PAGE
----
268 Wis. 76 (1954)

THIEL and wife, Respondents, vs. DAMRAU, Appellant.

Supreme Court of Wisconsin.

November 9, 1954.

Attorney(s) appearing for the Case

For the appellant there were briefs and oral argument by Rudolph L. Forrer of Milwaukee.

For the respondents there was a brief and oral argument by G. C. Johnson, Jr., of Oconomowoc.


This appeal involves an unfortunate controversy between neighbors as to the true location of a boundary line separating their premises. Plaintiffs are the record owners of lots 5, 6, and 7 in Tearney's subdivision in the community of Okauchee, in the town of Oconomowoc, Waukesha county, while the defendant is the record owner of lot 8 in said subdivision. The west boundary line of lot 7 forms the east boundary line of lot 8, and it is the location of this line that is the crux of the controversy. All four lots front on a public highway known as Tearney drive, which forms the north boundary line of the lots, and said lots extend in a southeasterly direction to Tearney lake upon which they abut, the lakeshore forming the south boundary of said lots. Lots 5, 6, and 7 each have a frontage of 50 feet where they abut upon Tearney drive, while lot 8 has a frontage of 60 feet. The disputed boundary line does not run in a straight north and south direction but runs in a southeasterly direction from Tearney drive to the lake, the angle at which said line runs being indicated on the original plat of the subdivision which was prepared and recorded in 1921, said boundary line being approximately 95 feet in length.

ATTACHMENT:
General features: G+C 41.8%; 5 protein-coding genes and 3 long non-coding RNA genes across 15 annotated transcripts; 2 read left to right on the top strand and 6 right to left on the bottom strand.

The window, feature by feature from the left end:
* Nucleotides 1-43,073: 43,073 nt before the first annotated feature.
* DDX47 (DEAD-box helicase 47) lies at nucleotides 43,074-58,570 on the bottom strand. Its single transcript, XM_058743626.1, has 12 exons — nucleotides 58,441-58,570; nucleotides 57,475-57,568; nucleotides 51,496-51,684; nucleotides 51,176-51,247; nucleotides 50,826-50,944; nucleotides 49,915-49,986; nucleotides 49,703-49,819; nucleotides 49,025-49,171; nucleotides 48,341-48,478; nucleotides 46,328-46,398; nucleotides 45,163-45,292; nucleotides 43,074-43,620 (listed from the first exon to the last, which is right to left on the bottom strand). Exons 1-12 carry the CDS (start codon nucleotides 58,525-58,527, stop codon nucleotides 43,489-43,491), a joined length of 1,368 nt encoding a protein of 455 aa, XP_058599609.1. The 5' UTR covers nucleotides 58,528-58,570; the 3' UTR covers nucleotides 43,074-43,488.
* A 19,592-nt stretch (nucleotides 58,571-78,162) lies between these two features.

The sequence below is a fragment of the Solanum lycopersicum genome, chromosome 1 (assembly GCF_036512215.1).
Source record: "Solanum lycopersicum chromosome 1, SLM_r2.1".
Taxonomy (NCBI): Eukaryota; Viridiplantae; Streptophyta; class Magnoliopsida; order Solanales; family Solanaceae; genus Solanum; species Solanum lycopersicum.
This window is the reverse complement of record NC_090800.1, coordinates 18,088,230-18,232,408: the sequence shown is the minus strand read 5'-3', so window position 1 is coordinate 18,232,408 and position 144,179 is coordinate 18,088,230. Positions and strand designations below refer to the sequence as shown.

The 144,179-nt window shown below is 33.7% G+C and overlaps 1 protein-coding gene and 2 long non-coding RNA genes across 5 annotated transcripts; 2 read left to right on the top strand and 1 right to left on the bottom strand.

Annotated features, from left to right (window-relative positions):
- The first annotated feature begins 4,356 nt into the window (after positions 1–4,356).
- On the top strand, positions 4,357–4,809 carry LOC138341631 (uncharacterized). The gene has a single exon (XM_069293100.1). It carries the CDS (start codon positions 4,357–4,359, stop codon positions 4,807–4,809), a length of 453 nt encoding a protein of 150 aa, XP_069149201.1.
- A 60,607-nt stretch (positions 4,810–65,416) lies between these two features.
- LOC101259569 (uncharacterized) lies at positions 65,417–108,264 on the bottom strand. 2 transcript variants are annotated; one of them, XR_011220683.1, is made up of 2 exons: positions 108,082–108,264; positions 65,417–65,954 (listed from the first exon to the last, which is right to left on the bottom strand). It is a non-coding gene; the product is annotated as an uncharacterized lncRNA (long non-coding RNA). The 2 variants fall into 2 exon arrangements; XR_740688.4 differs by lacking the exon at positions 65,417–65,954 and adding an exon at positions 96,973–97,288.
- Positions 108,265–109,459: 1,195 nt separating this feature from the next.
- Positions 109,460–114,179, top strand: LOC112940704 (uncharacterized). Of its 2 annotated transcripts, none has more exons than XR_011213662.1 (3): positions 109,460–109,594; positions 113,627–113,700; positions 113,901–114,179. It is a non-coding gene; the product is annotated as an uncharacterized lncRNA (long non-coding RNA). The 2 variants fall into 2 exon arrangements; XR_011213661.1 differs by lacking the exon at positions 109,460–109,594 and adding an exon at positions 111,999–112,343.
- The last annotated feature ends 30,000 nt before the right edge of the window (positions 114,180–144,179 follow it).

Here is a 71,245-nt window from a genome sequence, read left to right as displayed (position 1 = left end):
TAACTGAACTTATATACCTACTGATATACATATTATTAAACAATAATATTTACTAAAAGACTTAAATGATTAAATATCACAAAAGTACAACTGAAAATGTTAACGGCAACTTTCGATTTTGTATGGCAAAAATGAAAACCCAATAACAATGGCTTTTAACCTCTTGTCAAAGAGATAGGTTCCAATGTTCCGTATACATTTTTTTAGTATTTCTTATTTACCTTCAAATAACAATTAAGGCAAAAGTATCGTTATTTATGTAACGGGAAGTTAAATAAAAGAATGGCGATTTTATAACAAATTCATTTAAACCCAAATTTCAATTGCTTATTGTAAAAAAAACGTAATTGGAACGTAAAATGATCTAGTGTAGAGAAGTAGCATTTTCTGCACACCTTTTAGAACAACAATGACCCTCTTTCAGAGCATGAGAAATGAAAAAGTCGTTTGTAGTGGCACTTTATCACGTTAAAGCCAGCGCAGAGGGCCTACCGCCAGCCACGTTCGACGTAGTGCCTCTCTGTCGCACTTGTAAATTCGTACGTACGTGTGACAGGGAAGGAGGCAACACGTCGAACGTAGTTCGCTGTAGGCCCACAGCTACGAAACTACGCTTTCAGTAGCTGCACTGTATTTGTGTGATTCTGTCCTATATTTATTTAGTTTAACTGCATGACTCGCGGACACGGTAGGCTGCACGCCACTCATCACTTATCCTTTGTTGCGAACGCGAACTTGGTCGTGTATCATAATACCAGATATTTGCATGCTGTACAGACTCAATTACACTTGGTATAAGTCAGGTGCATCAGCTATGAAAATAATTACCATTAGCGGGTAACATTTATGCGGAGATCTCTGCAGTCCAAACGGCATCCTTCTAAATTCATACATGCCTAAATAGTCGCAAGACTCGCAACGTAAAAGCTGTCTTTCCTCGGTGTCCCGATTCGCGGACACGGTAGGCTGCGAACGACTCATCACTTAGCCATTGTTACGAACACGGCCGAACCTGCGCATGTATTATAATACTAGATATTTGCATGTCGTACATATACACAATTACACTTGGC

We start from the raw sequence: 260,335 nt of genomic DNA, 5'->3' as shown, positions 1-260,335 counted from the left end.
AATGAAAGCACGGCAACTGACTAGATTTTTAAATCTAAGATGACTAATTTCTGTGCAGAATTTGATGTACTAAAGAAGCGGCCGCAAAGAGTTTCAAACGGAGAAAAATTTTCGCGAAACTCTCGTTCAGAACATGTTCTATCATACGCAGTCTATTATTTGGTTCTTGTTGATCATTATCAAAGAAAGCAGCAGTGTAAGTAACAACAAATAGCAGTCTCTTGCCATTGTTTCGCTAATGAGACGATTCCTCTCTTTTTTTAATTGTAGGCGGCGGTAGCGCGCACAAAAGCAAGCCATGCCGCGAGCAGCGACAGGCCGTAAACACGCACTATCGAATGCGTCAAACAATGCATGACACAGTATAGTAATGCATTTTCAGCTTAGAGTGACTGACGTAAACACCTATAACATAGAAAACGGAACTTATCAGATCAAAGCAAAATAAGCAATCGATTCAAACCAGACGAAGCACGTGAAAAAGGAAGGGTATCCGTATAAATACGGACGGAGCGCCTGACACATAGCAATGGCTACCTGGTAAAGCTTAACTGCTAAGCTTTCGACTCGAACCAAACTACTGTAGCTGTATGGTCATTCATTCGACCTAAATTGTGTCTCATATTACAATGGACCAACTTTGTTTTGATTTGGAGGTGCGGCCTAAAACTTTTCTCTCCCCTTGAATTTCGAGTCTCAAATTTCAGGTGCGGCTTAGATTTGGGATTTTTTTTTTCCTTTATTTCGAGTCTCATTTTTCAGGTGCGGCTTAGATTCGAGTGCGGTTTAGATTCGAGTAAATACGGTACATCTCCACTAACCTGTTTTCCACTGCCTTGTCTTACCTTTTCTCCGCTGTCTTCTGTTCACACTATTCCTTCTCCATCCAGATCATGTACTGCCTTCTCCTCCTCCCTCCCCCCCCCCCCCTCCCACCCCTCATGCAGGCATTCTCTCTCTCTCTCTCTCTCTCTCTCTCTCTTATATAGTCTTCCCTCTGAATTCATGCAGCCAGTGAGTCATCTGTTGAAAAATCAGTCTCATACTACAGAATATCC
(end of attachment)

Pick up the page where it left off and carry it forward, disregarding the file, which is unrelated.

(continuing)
One Lucy V. Connor, formerly Lucy V. Tearney, was the common owner and grantor of all four lots. The plaintiff first purchased lots 5 and 6 from Mrs. Connor under warranty deed, dated November 12, 1929. Then, John H. Baumgartner and Louise Baumgartner, being the parents of the defendant Gertrude Damrau, purchased lot 8 from Mrs. Connor by warranty deed, dated August 5, 1931, which conveyed said lot to them as joint tenants. Some two months thereafter the plaintiffs acquired lot 7 from Mrs. Connor by warranty deed, dated November 6, 1931, lot 7 lying between the two lots which plaintiffs had purchased originally in 1929, and lot 8 previously purchased by the Baumgartners. John H. Baumgartner died January 29, 1942, as a result of which his widow, Louise Baumgartner, became the sole owner of lot 8, as surviving joint tenant. She died intestate on February 1, 1946, leaving her daughter, the defendant Gertrude Damrau, as her sole heir at law, and a final decree was entered in the Louise Baumgartner estate by the county court of Milwaukee county assigning the title to lot 8 to the defendant as said sole heir at law.